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Seven Lafayette students who are in a year-long project to help the Hotel Easton achieve its goal of setting a national standard for environmentally friendly hotels will make a report to their clients 10 a.m. today in room 104 of Kirby Hall of Civil Rights.

The students are enrolled in a special, hands-on course called Technology Clinic, in which teams of students from different majors use their skills to solve real-world problems for clients that include business firms, non-profit organizations, and government agencies. Now at the half-way point of their year’s work with Hotel Easton, they will make their presentation to Peter Koehler, president and CEO of Easton Hotel Restoration, and project architect William Dohe, a member of the American Institute of Architects. The two will be available to the media for questions.

The Tech Clinic team includes Mike Lowe ’03, a mathematics major from Easton, Pa.; Irshad Haji ’02, an electrical and computer engineering major from Dar es Salaam, Tanzania; Carolyn Candrea ’03, an economics and business major from Fair Haven, N.J.; Emily Murphy ’03, a philosophy major from Center Valley, Pa.; Jessica Badger ’02, an economics and business major from Scituate, Mass.; Seth Thomas ’02, an A.B. engineering major from Lodi, N.Y.; and Carrie Baker ’02, an English major from Basking Ridge, N.J.

The students’ advisers are Dan Bauer, professor of anthropology and sociology, and Dwayne Breger, assistant professor of civil and environmental engineering and a member of the bachelor of arts in engineering faculty.

“The plan is to make this the most ‘green,’ most high-end hotel in the Lehigh Valley,” says Bauer. “They want to be very environmentally conscious, for example, in the materials they use, that the minimal amount of energy is produced, and that materials are recycled during renovation.”

The team’s primary focus is operation and management. “There are schools that specialize in this, and they focus at the financial bottom line,” notes Bauer. “We’re starting with the green aspects and then moving on to the financial ones. Part of this is related directly to this hotel, our client. But it’s also geared toward setting a national standard for green hotel management.”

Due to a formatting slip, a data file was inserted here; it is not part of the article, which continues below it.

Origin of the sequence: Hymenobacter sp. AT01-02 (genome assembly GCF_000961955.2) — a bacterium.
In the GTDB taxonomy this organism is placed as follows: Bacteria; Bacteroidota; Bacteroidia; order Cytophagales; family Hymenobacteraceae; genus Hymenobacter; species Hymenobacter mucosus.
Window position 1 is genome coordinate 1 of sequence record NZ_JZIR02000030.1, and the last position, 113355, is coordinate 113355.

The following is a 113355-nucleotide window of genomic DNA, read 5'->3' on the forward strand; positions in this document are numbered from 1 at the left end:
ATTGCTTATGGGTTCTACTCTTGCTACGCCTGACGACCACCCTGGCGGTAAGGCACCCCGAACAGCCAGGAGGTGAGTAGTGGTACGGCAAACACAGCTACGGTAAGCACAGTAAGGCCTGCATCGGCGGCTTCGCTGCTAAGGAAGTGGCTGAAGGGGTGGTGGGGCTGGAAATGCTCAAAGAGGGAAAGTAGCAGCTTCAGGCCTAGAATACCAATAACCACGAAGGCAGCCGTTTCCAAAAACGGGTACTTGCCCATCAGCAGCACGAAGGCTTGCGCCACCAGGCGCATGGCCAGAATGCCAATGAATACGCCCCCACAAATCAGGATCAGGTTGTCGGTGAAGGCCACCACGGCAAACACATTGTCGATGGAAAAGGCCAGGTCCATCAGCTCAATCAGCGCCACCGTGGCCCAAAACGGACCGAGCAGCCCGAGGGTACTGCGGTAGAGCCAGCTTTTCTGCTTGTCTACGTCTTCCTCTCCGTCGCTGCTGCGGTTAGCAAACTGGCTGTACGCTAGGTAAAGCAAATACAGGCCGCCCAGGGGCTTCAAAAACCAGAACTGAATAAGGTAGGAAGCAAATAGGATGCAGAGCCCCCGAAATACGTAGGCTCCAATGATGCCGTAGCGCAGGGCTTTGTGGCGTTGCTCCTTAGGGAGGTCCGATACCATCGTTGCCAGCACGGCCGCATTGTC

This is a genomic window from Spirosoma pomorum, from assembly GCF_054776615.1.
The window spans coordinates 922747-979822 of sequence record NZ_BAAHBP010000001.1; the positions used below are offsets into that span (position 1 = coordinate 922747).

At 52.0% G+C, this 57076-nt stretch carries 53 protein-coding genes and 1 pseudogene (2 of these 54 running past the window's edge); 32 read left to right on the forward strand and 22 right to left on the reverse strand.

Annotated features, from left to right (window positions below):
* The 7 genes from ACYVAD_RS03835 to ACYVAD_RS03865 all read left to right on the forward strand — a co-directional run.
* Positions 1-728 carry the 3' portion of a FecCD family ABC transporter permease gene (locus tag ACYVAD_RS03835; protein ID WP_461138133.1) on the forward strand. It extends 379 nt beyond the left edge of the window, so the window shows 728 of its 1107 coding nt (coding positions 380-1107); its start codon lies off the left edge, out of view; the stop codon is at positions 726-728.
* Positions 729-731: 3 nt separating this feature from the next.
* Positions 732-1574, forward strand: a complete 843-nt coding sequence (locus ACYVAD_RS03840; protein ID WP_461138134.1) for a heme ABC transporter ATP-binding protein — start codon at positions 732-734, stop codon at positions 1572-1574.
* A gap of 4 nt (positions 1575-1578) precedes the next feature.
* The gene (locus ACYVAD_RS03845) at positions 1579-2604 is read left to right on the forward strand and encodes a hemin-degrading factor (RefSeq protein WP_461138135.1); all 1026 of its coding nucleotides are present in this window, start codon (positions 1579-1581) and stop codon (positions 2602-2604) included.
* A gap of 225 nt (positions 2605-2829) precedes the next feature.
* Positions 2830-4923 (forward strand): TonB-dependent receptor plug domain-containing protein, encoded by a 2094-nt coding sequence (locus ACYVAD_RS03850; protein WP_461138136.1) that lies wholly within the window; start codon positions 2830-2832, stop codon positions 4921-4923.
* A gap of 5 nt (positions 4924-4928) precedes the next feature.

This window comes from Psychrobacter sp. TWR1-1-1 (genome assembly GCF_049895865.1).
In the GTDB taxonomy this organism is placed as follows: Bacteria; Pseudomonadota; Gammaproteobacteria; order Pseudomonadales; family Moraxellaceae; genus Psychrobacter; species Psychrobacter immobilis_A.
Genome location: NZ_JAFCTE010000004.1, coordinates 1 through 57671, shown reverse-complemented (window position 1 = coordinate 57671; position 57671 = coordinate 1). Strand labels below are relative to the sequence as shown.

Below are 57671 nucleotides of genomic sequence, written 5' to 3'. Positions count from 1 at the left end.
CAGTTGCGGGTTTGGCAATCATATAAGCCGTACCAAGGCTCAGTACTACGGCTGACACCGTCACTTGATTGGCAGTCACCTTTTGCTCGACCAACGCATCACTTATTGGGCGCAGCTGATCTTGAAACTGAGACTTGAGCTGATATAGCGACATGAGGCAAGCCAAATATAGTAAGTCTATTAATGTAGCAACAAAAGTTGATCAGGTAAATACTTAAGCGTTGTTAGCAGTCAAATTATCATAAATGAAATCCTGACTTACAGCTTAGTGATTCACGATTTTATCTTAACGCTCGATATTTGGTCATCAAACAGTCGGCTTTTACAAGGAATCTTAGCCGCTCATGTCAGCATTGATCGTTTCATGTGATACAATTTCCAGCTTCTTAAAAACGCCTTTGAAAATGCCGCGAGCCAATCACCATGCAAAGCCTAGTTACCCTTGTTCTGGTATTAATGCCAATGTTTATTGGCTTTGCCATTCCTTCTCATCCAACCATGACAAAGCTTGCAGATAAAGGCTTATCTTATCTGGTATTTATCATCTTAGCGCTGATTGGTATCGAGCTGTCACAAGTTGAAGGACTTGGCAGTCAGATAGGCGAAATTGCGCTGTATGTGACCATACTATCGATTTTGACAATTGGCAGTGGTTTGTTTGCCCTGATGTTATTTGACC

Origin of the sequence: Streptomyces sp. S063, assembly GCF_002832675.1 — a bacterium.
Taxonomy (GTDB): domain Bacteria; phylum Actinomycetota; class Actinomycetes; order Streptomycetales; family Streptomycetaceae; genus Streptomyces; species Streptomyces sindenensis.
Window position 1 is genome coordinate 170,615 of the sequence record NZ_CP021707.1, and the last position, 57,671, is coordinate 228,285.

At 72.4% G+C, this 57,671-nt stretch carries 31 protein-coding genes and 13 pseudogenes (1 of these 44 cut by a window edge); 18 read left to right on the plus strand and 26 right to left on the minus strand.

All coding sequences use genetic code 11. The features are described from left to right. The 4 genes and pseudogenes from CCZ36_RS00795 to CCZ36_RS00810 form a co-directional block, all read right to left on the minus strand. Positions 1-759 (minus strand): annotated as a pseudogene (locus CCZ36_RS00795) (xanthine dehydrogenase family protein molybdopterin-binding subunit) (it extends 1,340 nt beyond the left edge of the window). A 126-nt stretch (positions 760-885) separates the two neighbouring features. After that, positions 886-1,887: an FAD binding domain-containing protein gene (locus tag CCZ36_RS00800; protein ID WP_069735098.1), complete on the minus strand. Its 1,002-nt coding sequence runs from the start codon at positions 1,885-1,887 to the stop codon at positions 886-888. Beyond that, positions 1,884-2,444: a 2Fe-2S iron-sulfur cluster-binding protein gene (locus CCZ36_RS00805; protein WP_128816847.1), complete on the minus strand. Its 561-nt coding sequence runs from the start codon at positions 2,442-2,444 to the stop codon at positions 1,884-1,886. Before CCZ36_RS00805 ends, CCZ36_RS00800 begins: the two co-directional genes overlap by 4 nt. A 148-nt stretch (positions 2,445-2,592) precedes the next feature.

The Technology Clinic’s recommendations may include elements such as incorporating environmentally friendly carpeting, furniture and finishes; providing guests the option of not having their towels and sheets washed every day; asking hotel restaurant patrons whether they want drinking water rather than serving it automatically; selling beer from a local brewery that could wash and reuse the bottles; and composting food scraps or sending them to a pig farmer.

Another current Tech Clinic team has created an interactive web site for the National Canal Museum in downtown Easton that will allow full access to the primary source of information on canals and inland waterways nationally, as well as for the technological history of the Lehigh Valley.

The students in the course are Jim Bogan ’03, a computer science major from Southampton, Pa.; Amy Dziekonski ’03, an English and religion and politics major from Vernon, N.J.; David Haskill ’02, a geology and environmental geosciences major from Woodcliff, N.J.; Kaye Powell ’02, a civil and environmental engineering major from Annapolis, Md.; and Spencer Williams ’02, an anthropology and sociology major from Lakeville, Pa.

“The web site shows what people see if they go to the museum and makes them aware of the archives and how to reach people to access them. The goals are to get people into the museum, to use Hugh Moore Park more, and to understand that when they want to do canal research, that this is the place to begin. There’s a tremendous amount of information there and staff who can help you find it,” Bauer says.

“But it also is a means of educating users about why canals were constructed, how they work, and how they are related to other institutions in the region. It gives some understanding of the physics, mechanics, and hydrology involved with the canals and river system. Educating in this way usually gets overlooked, partly because the people who are putting together web pages don’t have the time or knowledge to do it,” Bauer adds.

A few of the many web site features are curriculum ideas and resources for teachers, a bibliography, songs and crossword puzzles about canals for children, and an animation page that explains the historical need for canals.

In 1997-98, a Technology Clinic designed a learning center for the National Canal Museum. Other recent Technology Clinics projects based in Easton have included outlining adaptive reuse possibilities for the historic Bachmann Publick House; constructing a drunk-driving simulator that is installed in the Weller Center for Health Education; developing a fundraising and public relations strategy for ProJeCt of Easton; and creating a web-based tool to make the historical significance of the Delaware & Lehigh National Heritage Corridor more accessible.

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